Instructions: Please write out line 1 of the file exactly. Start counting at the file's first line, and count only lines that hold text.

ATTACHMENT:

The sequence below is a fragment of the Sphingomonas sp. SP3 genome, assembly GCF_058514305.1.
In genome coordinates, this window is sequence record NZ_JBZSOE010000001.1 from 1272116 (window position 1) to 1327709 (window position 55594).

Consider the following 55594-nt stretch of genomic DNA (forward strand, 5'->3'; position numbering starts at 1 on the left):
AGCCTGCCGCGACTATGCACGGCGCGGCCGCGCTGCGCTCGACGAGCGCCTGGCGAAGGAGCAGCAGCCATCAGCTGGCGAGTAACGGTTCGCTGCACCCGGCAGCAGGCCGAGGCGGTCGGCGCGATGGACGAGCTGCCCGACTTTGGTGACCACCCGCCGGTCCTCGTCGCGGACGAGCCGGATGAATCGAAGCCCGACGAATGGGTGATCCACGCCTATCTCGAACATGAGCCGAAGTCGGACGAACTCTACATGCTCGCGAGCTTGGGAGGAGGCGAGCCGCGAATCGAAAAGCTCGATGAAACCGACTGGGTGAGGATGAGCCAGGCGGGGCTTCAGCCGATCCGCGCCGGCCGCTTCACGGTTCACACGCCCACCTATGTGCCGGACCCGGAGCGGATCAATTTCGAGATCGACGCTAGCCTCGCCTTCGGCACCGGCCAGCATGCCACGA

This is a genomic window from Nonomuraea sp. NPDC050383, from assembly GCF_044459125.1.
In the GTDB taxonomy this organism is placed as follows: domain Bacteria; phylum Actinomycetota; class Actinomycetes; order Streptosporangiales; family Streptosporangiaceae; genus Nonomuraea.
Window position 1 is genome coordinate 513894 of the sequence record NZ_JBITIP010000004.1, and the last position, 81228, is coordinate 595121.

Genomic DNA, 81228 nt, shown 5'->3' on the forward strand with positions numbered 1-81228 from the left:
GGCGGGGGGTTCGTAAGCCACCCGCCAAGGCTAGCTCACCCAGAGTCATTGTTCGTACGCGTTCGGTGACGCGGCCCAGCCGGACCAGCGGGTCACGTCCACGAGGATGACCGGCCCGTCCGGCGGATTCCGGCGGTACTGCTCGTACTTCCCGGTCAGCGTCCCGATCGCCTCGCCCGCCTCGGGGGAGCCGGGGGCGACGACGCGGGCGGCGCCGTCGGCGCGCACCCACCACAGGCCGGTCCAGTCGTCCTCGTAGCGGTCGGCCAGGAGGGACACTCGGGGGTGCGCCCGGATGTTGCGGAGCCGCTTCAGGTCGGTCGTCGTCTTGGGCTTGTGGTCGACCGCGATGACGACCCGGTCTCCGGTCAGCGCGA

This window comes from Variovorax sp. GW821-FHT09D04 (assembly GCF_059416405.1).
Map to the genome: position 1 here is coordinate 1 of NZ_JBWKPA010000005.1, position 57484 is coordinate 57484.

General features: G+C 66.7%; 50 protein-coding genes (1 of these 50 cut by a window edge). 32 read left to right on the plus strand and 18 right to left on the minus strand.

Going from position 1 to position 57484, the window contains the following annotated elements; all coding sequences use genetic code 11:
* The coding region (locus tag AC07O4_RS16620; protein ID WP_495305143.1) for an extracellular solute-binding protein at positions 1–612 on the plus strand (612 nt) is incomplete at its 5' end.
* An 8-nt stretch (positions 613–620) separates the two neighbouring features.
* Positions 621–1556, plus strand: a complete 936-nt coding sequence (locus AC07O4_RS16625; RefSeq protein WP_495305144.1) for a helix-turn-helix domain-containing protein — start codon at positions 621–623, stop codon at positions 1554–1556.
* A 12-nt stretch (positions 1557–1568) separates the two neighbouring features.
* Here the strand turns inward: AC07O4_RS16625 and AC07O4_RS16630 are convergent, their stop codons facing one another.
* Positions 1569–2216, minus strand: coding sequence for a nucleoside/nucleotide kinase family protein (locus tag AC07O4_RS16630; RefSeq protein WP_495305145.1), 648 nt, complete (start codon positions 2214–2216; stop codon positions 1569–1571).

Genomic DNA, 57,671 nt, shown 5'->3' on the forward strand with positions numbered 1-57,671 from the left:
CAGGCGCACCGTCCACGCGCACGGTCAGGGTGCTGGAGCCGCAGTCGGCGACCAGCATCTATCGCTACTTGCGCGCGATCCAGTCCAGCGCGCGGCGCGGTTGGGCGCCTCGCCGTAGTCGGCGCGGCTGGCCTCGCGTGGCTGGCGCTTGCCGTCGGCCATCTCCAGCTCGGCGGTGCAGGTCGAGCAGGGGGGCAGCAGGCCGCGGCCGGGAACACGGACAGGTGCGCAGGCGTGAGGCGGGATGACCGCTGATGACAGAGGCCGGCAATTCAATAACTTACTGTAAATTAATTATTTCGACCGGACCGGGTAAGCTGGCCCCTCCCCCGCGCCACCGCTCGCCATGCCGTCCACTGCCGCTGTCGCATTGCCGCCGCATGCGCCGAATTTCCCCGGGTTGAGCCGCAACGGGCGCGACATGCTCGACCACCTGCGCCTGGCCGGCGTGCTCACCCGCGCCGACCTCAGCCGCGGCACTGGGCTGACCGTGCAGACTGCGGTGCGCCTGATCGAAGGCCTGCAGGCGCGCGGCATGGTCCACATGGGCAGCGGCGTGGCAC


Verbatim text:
The sequence below is a fragment of the Sphingomonas sp. SP3 genome, assembly GCF_058514305.1.